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The Breath of Life

David Hare's play about two women involved with the same man is simply not his best play. logo
Stockard Channing and Jane Alexander
in The Breath of Life
(© T. Charles Erickson)
When actresses the caliber of Jane Alexander and Stockard Channing agree to appear in a previously-unproduced-in-Manhattan David Hare play, theatergoers' pulses quicken. But while The Breath of Life, now at the Westport Country Playhouse, offers both Tony Award winners ample opportunities to charge their whiz-bang batteries and keep ticket-buyer's hearts aflutter, the raw material, even as deftly directed by Mark Lamos, is far from the brightest feather in the prolific Hare's cap.

Channing is Frances Beale, a successful popular novelist, who's cruised over to the Isle of Wight for a visit with Madeleine Palmer (played by Alexander). Frances' reason for the drop-by is that she's about to write a book about herself and her philandering husband, Martin. Madeleine, whose field is Islamic art, happens to be someone with whom Martin cheated -- and who is now being cheated on by Martin with a younger Seattle-based American woman.

Over the course of 24 hours -- extended because Madeleine misses the late afternoon boat to the mainland -- Frances and Madeleine talk, circling each other on Michael Yeargan's homey, cluttered Islamic-art-influenced set like boxers deciding when to throw the first meaningful punch. During the attenuated colloquy, they exchange reminiscences of their separate experiences with Martin as well as share confidences about their deprived, paradoxically liberated lives without the two-timing gent.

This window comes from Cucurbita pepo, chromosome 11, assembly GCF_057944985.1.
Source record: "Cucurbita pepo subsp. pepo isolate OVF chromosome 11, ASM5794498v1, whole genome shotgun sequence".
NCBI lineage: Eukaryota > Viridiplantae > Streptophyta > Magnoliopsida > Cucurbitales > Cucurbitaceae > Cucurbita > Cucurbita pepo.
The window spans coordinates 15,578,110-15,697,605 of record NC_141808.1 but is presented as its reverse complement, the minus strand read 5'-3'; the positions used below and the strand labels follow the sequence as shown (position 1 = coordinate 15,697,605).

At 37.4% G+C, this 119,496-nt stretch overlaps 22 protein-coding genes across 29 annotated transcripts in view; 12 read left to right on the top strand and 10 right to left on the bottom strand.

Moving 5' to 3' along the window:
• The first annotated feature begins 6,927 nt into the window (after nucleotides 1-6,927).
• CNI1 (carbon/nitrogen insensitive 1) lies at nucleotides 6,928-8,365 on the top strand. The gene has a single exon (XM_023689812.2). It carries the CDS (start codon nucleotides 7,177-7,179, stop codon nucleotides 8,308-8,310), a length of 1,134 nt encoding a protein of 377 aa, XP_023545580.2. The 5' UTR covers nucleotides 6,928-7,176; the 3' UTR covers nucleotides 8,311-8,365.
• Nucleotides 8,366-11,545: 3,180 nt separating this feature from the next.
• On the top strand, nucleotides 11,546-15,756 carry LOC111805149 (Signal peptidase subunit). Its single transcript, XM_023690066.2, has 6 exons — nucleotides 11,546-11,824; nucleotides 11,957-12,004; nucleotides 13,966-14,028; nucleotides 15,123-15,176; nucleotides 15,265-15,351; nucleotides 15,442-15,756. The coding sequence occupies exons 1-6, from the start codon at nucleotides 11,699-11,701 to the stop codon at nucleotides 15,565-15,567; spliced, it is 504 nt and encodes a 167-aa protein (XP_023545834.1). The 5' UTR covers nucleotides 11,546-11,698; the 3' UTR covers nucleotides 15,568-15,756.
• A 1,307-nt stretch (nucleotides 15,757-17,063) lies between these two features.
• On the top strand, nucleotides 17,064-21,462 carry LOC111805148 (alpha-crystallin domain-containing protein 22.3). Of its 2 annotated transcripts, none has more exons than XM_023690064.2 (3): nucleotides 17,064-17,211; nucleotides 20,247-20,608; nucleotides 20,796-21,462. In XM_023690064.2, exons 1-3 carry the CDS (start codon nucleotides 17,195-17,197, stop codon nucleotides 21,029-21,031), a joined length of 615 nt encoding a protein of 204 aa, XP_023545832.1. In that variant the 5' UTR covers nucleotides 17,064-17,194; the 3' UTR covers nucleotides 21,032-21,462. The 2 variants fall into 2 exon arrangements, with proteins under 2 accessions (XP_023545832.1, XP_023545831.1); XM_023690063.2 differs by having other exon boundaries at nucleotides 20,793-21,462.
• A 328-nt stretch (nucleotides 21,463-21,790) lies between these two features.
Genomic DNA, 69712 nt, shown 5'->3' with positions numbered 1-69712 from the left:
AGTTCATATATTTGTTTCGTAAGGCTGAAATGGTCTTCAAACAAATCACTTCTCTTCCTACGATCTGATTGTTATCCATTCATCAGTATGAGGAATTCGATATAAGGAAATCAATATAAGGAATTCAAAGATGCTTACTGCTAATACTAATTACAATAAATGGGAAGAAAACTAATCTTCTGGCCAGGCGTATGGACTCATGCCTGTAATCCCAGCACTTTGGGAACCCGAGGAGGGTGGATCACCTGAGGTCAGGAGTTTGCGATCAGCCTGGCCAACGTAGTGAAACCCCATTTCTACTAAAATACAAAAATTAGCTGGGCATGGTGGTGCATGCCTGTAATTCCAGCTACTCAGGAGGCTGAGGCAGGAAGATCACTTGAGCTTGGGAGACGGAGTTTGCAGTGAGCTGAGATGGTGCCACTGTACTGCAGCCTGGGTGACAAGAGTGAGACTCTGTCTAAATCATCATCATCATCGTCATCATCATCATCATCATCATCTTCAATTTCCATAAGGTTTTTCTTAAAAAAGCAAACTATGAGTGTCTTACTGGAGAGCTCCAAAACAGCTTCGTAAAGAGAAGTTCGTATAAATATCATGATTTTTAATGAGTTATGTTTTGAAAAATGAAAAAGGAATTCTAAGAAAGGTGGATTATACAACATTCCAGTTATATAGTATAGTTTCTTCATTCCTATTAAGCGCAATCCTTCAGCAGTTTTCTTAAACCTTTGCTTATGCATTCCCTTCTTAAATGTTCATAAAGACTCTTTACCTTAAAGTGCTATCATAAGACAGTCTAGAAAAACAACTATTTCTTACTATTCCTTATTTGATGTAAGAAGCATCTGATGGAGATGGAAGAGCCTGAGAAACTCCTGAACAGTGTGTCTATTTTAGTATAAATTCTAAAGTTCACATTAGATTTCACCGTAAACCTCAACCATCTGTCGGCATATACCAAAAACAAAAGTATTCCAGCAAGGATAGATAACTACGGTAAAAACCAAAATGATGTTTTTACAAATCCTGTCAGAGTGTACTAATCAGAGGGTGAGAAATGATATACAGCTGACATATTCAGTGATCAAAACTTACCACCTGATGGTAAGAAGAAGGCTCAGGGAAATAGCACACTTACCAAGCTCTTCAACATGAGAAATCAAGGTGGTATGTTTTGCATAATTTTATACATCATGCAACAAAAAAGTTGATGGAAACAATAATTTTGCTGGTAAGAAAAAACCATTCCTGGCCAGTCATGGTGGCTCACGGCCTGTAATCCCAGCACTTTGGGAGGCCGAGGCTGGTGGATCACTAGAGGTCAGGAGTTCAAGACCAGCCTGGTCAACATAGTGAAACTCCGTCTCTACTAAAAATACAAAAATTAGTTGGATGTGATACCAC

There's something to be said for the tentative solace they eventually offer each other, but there isn't a great deal to be lauded for what amounts to the absence of a meaningful confrontation -- or even for a satisfying explanation why Frances has sought the meeting. She mentions writing the Frances-Martin story as memoir rather than fiction, which, incidentally, is a literary genre Madeleine disrespects. But whether she even means to incorporate Madeleine in her book is an issue that goes unexplored, let alone exploited for stage fireworks.

Hare hands the smart and articulate characters (originally played by Maggie Smith and Judi Dench in London) any number of good lines, the tangiest of which go to Madeleine. She also confesses she was completely in love with Martin, but, on the dialogue's evidence, his treatment of her left wounds somehow more easily healed. The role of Frances comes off as the weightier half of the seesaw. The betrayed wife and mother is profoundly tormented by having been betrayed at such length, and Channing, hair pulled back and hanging past her shoulders, misses no chance to convey the pain Frances endures.


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